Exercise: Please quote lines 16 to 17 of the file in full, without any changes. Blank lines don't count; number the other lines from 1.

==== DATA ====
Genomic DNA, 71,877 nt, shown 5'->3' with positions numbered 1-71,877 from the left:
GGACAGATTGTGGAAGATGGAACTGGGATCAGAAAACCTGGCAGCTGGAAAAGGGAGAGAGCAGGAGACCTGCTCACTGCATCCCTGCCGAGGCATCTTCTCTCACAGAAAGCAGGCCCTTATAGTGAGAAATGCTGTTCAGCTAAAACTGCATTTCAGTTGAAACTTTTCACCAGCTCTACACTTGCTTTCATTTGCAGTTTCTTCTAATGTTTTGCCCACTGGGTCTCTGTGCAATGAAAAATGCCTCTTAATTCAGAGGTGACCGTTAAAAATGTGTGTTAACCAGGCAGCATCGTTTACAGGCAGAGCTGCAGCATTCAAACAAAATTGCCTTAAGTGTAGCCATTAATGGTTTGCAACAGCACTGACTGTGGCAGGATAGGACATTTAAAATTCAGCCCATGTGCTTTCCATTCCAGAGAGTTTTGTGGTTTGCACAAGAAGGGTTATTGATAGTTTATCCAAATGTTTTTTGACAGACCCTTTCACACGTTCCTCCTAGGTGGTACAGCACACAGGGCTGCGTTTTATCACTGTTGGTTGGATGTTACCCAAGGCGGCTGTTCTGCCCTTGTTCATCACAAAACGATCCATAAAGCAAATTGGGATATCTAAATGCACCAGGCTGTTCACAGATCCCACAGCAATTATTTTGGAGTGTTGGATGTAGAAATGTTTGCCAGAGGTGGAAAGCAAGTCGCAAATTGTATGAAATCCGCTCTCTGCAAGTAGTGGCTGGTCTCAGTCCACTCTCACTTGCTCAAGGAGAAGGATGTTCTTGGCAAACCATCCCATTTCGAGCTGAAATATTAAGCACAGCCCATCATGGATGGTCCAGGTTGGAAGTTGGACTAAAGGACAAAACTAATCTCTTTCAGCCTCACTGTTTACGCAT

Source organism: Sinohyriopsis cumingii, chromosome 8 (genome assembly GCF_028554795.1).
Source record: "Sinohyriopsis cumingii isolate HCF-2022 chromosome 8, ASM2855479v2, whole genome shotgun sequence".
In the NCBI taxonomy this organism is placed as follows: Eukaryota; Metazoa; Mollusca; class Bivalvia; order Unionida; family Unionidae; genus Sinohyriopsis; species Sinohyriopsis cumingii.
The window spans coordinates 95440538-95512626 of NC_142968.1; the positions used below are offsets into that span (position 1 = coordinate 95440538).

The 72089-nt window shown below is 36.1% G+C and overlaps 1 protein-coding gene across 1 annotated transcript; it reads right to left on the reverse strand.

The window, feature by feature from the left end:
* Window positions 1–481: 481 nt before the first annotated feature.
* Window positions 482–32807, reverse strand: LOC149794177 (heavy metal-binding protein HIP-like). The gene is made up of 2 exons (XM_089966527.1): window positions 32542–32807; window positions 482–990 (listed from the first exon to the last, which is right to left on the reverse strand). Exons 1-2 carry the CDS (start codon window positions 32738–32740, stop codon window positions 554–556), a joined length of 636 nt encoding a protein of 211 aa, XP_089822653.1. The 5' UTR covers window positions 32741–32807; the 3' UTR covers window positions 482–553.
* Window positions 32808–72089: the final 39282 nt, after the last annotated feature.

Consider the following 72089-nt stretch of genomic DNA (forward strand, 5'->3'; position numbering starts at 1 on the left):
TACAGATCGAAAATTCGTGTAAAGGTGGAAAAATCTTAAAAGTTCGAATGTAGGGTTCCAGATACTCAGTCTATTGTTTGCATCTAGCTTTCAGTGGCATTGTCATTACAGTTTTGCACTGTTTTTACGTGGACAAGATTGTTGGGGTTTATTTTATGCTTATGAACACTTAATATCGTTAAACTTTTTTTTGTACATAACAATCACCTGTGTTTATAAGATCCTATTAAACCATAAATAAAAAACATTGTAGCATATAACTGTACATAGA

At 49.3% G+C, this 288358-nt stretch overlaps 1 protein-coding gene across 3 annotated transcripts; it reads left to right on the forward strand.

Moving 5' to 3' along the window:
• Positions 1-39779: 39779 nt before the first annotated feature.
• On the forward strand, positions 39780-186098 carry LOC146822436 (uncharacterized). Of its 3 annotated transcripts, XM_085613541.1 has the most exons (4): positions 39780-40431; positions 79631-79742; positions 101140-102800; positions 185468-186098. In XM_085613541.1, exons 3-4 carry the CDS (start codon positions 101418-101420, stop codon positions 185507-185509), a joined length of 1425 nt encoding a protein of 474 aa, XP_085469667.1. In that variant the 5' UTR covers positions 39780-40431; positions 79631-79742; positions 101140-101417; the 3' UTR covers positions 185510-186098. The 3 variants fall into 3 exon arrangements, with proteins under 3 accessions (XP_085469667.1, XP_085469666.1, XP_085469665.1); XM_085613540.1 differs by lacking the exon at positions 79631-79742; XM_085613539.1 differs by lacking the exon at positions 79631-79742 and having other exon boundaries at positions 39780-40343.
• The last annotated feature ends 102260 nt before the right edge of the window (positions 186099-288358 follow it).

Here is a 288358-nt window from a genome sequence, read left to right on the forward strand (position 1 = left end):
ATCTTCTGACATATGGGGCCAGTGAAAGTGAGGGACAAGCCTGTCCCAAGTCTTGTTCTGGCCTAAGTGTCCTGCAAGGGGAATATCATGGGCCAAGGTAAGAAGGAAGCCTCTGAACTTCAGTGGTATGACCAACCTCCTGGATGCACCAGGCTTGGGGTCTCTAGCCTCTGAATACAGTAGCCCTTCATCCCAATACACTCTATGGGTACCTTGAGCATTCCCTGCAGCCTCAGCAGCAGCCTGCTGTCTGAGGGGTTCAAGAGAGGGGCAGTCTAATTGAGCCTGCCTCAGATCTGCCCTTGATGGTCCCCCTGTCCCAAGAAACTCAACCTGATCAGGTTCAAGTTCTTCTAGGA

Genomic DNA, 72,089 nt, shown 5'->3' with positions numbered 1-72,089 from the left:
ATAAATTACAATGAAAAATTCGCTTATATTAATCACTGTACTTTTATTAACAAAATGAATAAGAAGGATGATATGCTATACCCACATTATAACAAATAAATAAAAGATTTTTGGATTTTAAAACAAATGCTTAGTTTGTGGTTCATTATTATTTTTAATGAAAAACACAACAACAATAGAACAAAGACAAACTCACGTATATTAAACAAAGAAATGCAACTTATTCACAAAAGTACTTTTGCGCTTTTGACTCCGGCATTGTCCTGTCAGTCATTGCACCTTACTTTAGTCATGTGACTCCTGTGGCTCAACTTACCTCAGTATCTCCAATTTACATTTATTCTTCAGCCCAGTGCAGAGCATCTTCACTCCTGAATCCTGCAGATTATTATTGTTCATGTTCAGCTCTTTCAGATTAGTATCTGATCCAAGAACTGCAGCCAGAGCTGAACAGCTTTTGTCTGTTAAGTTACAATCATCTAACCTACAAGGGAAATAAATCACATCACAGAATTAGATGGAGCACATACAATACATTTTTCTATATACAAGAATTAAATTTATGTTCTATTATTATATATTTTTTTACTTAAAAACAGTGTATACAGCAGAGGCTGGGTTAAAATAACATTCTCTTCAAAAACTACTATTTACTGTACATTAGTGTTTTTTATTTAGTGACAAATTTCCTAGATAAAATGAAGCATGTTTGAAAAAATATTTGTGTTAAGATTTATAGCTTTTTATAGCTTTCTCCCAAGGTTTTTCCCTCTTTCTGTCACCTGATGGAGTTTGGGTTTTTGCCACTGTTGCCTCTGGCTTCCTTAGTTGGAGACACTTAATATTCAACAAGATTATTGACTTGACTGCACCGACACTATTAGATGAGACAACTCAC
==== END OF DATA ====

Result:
• Positions 1-39779: 39779 nt before the first annotated feature.
• On the forward strand, positions 39780-186098 carry LOC146822436 (uncharacterized). Of its 3 annotated transcripts, XM_085613541.1 has the most exons (4): positions 39780-40431; positions 79631-79742; positions 101140-102800; positions 185468-186098. In XM_085613541.1, exons 3-4 carry the CDS (start codon positions 101418-101420, stop codon positions 185507-185509), a joined length of 1425 nt encoding a protein of 474 aa, XP_085469667.1. In that variant the 5' UTR covers positions 39780-40431; positions 79631-79742; positions 101140-101417; the 3' UTR covers positions 185510-186098. The 3 variants fall into 3 exon arrangements, with proteins under 3 accessions (XP_085469667.1, XP_085469666.1, XP_085469665.1); XM_085613540.1 differs by lacking the exon at positions 79631-79742; XM_085613539.1 differs by lacking the exon at positions 79631-79742 and having other exon boundaries at positions 39780-40343.